It is shocking that the government has ignored the deplorable conditions in which universities currently operate and decided to approve new universities. Some questions are relevant. Does the number of universities in a country determine the quality of university education? Do existing universities have sufficient teaching and research staff to warrant approval of new institutions? What program was served when the federal government approved the creation of new universities which, most certainly, will struggle to provide quality education?
Currently, the level of teaching, research and learning in existing universities is poor. Infrastructure and other facilities that should support teaching and learning are non-existent or have collapsed. Nigerian universities are deteriorating and so are the products of universities.
On June 5, 2018, I wrote in this column that “The establishment of private universities in Nigeria has become a kind of dog breakfast.” Nothing has changed from this point of view.
There are basic facts that the government must consider before approving or rejecting applications for the establishment of private universities. These conditions were either ignored or thrown away before the government approved the new private universities. At the forefront of this assessment must be the quality and performance of existing universities. The government should have thought about how new universities with inadequate or unqualified teaching staff and poor facilities would help students achieve their learning goals. To what extent would new universities improve or compromise the quality of education they offer to students?
Granting approval for the creation of new universities without logical and factual arguments means a government that makes higher education policy on the run. There is no guarantee that the new institutions would compete favorably in terms of attracting quality students and qualified teachers, in terms of innovative teaching and research, and in terms of providing state-of-the-art scientific and technological laboratories, or even in terms of better funding.
Many existing universities are far from engaged in teaching and learning activities amid ongoing strikes. Many of them did not deliver on what they promised to deliver to students. Many of them will perpetually struggle with limited funding, the constraints of limited office space, a shortage of qualified teaching staff, poor libraries, ill-equipped science laboratories, and significant modernization of teaching and research facilities. .
All of these shortcomings will negatively impact the products of new universities in terms of quality and ability to compete abroad or in other environments. There is no way for newly approved private universities to meet these challenges instantly in the current atmosphere of financial and economic restrictions.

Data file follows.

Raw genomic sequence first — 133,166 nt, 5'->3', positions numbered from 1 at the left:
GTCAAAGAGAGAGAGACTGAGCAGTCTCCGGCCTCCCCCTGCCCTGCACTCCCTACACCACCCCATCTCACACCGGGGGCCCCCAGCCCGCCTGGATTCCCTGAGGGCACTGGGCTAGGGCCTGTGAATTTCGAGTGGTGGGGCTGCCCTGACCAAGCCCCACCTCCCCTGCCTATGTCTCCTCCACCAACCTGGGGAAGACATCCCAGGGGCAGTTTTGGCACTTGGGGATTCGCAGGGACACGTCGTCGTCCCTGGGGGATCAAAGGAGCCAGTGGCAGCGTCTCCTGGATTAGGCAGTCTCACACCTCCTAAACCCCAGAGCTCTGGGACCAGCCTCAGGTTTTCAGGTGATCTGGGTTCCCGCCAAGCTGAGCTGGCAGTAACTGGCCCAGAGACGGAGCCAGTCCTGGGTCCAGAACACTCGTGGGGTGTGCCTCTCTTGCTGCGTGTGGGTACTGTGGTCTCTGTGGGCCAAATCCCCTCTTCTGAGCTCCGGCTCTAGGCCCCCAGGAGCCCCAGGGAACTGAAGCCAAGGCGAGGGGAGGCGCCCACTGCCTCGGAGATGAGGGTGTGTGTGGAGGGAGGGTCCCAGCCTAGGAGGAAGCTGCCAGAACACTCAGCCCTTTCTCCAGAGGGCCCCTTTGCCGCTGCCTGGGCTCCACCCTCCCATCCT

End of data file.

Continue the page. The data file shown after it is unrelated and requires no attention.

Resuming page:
There is a compelling and deeper reason why the approval of new universities should be viewed with great sarcasm. Seven years ago, precisely on Wednesday, January 7, 2015, a deputy director of the National Universities Commission (NUC), Ashafa Ladan, revealed at a public lecture in Ilorin, Kwara State, that less than 50% of university professors in Nigeria hold a Doctor of Philosophy (PhD). Until today, there has been no substantial improvement in this terrible situation. Ladan said the shortage of qualified teaching staff in universities has had a negative impact on the approval or academic accreditation of many degree, diploma and certificate programs offered at many universities.
Ladan told his audience, “Most teaching staff at private universities are either employed on a sabbatical, visiting or adjunct basis primarily because of the difficulty in attracting quality staff at this level… The quality of teaching staff ( lecturers and above) poses a bigger problem. challenge with respect to mentoring, research and research leadership, effective linkages, journal publishing, and the university’s overall reputation evaluation system.
According to Ladan, unproductive management was one of the major challenges facing private universities in Nigeria and this was attributed to the lack of competent and qualified staff.
The federal government’s erratic policy on university education has upended the dreams of high school students. The nation needs a clear policy framework to manage the challenges of university education.